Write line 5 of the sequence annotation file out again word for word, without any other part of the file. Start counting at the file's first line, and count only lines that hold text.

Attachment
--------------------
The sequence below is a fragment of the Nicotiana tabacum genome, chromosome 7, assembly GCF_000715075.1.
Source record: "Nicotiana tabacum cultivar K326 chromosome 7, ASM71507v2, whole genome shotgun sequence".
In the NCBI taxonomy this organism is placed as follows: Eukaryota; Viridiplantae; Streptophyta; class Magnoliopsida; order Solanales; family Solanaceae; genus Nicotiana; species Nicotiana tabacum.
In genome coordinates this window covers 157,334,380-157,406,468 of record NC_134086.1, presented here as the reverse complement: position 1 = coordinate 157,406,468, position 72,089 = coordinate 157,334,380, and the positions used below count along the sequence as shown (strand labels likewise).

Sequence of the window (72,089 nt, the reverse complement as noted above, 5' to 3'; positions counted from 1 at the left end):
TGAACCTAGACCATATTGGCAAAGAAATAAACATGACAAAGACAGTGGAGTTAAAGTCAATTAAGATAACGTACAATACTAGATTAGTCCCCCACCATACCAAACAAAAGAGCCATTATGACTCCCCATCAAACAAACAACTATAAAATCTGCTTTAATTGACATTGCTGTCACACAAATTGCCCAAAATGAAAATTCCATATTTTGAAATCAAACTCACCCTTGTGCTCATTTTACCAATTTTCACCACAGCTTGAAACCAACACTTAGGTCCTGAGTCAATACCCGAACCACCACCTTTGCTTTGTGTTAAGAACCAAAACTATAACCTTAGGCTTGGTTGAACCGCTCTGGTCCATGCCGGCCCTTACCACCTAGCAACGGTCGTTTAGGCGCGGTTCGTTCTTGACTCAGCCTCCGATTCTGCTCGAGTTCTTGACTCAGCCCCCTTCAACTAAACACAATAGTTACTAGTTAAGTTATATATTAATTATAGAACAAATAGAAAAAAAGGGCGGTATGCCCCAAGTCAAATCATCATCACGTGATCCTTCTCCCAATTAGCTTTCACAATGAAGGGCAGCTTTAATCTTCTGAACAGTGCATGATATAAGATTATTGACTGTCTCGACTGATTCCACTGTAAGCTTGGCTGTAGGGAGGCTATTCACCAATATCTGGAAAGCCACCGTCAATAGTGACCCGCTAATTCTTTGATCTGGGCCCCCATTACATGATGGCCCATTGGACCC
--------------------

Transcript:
Sequence of the window (72,089 nt, the reverse complement as noted above, 5' to 3'; positions counted from 1 at the left end):